Copyright 2017 Jason Ross, All Rights Reserved

Image courtesy of Adrian van Leen, rgbstock.com

User Rating: 0 / 5

Star InactiveStar InactiveStar InactiveStar InactiveStar Inactive

Many developers that I’ve worked with seem to have an almost unhealthy obsession with the idea of “Information Radiators”- wall-mounted screens, coloured lights and displays in the office, showing successful or failing builds and deployments as well as general information about the system.

At first this may seem a little dramatic – isn’t it humiliating to have your failures publicized? Why does anyone else but you care whether your build fails? What benefits does this sort of thing give us?

List of valid, and invalid version numbers.

User Rating: 0 / 5

Star InactiveStar InactiveStar InactiveStar InactiveStar Inactive

In Eliminating Failed Deployments – Part 2 – Automate Your Obsession, one of the checks I suggested was:

Ensure all of the binary files have an appropriate version number; “1.0.0.0” is NOT an appropriate version number.

So, WHY isn’t 1.0.0.0, or anything like that, an appropriate version?

User Rating: 0 / 5

Star InactiveStar InactiveStar InactiveStar InactiveStar Inactive

A few years ago I was working in The City of London. The company I worked for had a very good development process – continuous integration, unit testing and several test environments before production (the sort of thing described in Eliminating Failed Deployments – Part 1 – Replication! Automation! Complication?). Environment-specific values were automatically inserted into configuration files and deployments were made by staff who weren’t developers.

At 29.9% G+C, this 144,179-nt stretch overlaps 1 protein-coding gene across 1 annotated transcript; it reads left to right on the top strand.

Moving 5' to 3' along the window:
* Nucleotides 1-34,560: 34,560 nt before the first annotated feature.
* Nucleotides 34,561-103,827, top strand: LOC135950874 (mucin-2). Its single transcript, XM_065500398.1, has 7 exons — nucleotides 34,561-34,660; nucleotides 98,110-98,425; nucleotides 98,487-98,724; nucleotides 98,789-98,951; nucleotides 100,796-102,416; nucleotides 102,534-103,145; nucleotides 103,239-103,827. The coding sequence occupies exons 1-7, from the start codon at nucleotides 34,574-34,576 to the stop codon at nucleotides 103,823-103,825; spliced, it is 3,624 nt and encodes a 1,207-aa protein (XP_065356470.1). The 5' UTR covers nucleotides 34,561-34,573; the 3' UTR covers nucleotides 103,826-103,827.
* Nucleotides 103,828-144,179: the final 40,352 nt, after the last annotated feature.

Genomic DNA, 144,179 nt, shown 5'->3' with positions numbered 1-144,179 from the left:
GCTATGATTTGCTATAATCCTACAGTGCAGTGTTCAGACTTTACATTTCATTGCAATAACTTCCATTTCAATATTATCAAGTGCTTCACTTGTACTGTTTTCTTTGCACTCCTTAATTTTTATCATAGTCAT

With all that, you’d expect that deployments went perfectly, but they didn’t. We still had problems that weren’t always enough to warrant rolling back the deployment, but WERE enough to cause delays and the occasional frantic phone calls and debugging sessions.

One particular deployment faltered because the deployment didn’t update some permissions to match the other changes it had made. After you experience problems like this a few times, it’s easy to see how obsession can build up.

User Rating: 0 / 5

Star InactiveStar InactiveStar InactiveStar InactiveStar Inactive

Conway’s Law states:

"Any organization that designs a system...will inevitably produce a design whose structure is a copy of the organization's communication structure."

It’s often paraphrased as the structure of software developed by an organization reflects the structure of that organization. What if this sort of reflection applies in other areas?

User Rating: 0 / 5

Star InactiveStar InactiveStar InactiveStar InactiveStar Inactive

Whatever development method you use, eventually your software will need to be deployed to your production environment.

It’s a scenario that occurs in every company with a software development team: the software is declared to be finished and ready to be deployed from development into production. The deployment scripts and installers are ready (if you’re not using installers then that’s a totally different set of problems), and there is an air of tension around the team responsible for the deployment. That air of tension is actually the first serious warning sign and you should take notice of it.